When weapons go AWOL
Question: How much military hardware – vehicles, small arms, light weapons and ammunition – is lost overall by the UN and other military peace missions around the world? Answer: We don’t really know because of inadequate monitoring, but a lot. Many missions aren’t even properly quantifying the materiel deployed or that recovered during their operations, according to the alarming findings of a 75-page report issued this week by the respected Small Arms Survey, a think tank based in Geneva. “The loss of arms and ammunition in peace operations is a global and pervasive problem, affecting missions across geographical regions, functioning in different threat environments, and involving many troop- and police-contributing countries,” the report said. It found that losses occurred in at least 20 missions run by the UN, other organisations, and coalitions of states. Items that have gone missing include: assault rifles, pistols, armoured vehicles, heavy machine guns, grenade launchers, heavy mortars, and recoilless guns. They have gone missing during patrols, movements of goods, and from sites such as depots and bases. Incidents include “the wholesale looting of weapons and ammunition from arsenals.” The report concludes that better access to the “policies, procedures, and guidelines of both UN and non-UN peace operations would improve understanding of existing control measures and the gaps in these controls.”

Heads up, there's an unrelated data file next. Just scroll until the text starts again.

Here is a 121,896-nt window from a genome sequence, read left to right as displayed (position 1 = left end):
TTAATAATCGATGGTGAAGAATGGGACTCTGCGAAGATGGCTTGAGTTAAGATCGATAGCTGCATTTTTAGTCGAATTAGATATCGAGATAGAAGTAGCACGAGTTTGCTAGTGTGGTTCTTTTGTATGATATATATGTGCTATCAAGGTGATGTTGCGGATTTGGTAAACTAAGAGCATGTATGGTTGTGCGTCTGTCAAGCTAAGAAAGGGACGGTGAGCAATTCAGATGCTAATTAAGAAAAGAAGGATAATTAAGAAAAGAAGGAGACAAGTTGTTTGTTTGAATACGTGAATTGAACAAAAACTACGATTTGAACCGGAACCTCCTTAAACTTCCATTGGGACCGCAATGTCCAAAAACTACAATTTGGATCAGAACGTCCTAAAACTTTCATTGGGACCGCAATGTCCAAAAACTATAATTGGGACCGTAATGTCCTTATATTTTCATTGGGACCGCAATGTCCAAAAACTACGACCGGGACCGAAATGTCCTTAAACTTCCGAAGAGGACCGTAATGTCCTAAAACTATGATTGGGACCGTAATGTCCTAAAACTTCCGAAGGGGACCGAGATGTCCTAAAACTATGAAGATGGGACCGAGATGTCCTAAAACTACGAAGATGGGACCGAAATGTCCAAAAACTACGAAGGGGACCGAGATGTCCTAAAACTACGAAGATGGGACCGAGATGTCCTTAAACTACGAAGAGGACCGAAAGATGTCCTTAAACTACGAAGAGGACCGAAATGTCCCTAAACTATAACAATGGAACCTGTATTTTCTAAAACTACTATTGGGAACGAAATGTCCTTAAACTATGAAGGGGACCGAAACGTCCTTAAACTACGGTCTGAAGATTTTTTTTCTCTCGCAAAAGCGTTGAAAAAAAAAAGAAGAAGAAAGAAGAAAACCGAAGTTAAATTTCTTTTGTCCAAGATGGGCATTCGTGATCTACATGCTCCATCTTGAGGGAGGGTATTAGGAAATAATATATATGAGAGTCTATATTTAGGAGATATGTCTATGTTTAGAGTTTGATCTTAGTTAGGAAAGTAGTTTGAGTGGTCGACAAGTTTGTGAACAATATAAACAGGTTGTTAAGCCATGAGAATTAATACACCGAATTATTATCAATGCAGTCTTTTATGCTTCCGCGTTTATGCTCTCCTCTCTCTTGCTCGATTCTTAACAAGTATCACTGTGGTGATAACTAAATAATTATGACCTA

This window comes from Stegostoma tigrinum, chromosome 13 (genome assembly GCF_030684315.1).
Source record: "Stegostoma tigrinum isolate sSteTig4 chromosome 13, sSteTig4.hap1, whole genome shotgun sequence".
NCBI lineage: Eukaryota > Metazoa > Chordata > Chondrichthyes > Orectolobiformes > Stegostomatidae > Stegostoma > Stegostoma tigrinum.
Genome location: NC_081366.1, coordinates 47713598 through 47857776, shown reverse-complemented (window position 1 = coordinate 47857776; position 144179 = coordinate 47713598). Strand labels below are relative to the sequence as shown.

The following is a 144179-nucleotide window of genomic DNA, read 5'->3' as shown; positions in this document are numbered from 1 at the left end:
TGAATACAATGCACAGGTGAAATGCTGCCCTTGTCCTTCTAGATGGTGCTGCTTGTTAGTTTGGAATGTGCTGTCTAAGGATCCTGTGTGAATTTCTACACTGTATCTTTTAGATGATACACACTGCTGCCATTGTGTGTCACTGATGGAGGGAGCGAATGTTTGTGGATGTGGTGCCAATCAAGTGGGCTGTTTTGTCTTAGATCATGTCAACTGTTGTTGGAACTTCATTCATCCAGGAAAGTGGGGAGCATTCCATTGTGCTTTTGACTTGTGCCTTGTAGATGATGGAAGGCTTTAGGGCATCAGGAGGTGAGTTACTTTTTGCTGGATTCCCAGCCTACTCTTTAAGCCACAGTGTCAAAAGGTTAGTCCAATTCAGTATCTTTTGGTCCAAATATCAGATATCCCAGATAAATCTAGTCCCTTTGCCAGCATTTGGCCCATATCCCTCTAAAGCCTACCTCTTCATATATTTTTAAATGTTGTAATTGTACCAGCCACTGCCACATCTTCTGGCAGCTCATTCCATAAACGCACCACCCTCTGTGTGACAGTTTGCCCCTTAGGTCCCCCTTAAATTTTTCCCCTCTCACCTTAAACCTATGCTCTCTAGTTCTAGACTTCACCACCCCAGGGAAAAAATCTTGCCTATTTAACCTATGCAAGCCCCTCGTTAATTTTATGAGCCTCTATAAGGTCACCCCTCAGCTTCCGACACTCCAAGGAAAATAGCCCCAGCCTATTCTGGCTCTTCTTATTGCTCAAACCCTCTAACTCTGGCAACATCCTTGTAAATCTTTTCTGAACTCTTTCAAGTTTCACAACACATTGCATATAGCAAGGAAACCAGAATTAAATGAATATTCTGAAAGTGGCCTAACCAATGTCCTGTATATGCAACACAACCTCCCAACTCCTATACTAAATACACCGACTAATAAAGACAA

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Eritrean migration motivation
This new report funded by the Dutch government calls for an alternative approach to “migration management”. It argues for a focus on the political context in which migration takes place, rather than the criminality it attracts. Its findings show that most Eritreans who migrate have a clear knowledge that they are taking a huge risk. They cross borders irregularly because other choices are seen as equally bad, or potentially worse. Legal routes are so limited for people in their situation that they can’t rely on them as viable solutions. Eritreans who have made it to first countries of asylum try to move on because of encampment policies that leave millions living for years in limbo with no prospect of any real solution. The report sees migration as a logical response to a deep-seated governance crisis in the region. Rather than the EU-led Khartoum Process of migration management, the report calls for a rights-based approach “that focuses on both adequate human rights protection in individual countries, and the protection of the rights of refugees and migrants across the region.”